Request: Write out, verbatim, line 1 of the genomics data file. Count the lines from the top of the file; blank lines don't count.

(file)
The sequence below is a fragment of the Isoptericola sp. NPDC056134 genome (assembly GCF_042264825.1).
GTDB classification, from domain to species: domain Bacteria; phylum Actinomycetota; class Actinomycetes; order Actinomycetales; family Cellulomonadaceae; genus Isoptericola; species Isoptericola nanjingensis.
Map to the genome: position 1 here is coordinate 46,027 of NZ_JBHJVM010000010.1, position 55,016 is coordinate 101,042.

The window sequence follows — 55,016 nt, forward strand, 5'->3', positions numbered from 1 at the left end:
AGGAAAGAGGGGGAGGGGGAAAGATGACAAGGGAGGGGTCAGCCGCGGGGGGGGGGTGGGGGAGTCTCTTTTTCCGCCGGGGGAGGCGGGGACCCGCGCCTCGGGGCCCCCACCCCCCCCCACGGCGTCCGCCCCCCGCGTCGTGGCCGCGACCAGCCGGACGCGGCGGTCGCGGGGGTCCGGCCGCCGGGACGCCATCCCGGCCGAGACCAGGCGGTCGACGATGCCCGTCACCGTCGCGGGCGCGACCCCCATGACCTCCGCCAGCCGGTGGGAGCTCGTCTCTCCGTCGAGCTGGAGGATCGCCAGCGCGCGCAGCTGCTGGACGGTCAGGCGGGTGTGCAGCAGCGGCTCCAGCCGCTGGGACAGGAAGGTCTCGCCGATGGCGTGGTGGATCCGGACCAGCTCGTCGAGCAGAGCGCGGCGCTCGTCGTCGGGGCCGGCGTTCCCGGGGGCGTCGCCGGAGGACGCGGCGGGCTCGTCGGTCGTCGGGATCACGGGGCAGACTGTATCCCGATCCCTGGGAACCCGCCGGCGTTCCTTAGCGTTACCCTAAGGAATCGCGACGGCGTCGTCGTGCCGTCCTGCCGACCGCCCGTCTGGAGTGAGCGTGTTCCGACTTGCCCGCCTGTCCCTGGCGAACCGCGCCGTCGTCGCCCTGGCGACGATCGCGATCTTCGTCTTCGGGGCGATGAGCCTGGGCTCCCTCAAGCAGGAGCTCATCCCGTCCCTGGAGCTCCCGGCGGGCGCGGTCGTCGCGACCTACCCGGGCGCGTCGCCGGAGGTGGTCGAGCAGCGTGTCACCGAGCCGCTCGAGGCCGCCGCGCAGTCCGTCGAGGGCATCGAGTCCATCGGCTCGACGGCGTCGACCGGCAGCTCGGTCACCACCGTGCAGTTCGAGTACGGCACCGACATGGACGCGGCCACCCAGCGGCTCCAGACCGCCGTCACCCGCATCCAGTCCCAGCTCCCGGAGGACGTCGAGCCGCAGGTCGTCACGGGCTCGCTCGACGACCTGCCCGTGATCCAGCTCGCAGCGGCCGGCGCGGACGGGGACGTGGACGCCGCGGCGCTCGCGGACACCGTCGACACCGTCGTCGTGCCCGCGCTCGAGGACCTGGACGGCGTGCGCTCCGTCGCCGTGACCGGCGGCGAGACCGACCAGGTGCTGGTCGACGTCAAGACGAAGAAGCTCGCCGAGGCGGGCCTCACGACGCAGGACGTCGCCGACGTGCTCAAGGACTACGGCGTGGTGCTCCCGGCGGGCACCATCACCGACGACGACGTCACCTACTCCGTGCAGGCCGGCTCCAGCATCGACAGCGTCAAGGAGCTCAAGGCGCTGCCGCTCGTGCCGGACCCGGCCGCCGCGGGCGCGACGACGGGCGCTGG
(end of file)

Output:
The sequence below is a fragment of the Isoptericola sp. NPDC056134 genome (assembly GCF_042264825.1).